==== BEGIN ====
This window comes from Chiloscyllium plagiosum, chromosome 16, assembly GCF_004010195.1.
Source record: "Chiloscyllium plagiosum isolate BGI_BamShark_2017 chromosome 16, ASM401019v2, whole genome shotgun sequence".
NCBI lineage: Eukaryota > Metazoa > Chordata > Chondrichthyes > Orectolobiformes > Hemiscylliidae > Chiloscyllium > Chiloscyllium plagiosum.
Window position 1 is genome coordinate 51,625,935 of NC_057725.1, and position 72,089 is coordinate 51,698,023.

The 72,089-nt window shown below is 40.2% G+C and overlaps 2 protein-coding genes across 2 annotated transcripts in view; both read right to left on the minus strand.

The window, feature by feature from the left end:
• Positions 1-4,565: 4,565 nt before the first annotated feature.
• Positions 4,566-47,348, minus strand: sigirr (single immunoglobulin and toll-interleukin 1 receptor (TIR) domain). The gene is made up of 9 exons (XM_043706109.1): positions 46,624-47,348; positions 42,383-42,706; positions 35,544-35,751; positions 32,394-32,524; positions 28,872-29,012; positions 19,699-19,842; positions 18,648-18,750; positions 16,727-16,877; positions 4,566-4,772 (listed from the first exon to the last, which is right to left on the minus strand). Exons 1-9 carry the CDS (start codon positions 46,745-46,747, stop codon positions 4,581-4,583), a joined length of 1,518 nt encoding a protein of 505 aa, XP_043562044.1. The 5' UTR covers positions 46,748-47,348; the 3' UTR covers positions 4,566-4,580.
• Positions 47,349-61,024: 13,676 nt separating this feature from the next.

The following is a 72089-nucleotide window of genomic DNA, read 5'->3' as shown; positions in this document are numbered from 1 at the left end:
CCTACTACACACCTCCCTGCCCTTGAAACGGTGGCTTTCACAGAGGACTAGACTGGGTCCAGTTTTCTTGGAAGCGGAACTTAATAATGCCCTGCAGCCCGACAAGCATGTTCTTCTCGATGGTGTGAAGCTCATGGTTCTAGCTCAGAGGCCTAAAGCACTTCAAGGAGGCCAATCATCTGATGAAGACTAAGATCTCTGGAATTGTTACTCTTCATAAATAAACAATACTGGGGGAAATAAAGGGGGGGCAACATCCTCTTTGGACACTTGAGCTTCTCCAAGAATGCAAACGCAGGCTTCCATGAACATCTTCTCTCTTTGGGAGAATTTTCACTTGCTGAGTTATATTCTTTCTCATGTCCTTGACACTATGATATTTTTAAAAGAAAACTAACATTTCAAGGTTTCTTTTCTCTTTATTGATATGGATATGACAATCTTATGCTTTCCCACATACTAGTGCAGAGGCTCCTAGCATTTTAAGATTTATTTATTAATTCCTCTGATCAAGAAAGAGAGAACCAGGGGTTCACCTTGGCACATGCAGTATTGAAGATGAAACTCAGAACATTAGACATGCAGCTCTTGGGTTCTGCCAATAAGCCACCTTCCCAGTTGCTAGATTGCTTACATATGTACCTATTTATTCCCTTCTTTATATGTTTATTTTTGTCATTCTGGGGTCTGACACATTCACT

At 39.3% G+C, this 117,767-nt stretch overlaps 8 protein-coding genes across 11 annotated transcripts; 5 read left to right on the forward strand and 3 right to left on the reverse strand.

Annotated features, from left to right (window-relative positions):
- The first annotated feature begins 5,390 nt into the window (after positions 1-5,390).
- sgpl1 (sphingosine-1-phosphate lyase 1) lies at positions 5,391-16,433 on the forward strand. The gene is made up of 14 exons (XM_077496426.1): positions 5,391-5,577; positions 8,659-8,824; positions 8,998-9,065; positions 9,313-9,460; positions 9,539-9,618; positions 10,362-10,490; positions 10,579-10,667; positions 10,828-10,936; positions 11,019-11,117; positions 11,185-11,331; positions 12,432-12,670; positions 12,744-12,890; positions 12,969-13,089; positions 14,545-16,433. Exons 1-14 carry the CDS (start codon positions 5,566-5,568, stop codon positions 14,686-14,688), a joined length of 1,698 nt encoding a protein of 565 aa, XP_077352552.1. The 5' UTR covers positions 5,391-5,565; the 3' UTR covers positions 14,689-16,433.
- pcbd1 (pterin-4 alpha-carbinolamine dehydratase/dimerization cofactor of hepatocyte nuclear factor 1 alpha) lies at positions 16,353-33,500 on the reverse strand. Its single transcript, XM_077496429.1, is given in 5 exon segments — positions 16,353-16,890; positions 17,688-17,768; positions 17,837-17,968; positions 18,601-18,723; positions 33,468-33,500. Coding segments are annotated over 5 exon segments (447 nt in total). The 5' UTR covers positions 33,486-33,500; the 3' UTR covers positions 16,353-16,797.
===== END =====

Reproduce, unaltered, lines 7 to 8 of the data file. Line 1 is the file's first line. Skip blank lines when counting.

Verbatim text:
• Positions 1-4,565: 4,565 nt before the first annotated feature.
• Positions 4,566-47,348, minus strand: sigirr (single immunoglobulin and toll-interleukin 1 receptor (TIR) domain). The gene is made up of 9 exons (XM_043706109.1): positions 46,624-47,348; positions 42,383-42,706; positions 35,544-35,751; positions 32,394-32,524; positions 28,872-29,012; positions 19,699-19,842; positions 18,648-18,750; positions 16,727-16,877; positions 4,566-4,772 (listed from the first exon to the last, which is right to left on the minus strand). Exons 1-9 carry the CDS (start codon positions 46,745-46,747, stop codon positions 4,581-4,583), a joined length of 1,518 nt encoding a protein of 505 aa, XP_043562044.1. The 5' UTR covers positions 46,748-47,348; the 3' UTR covers positions 4,566-4,580.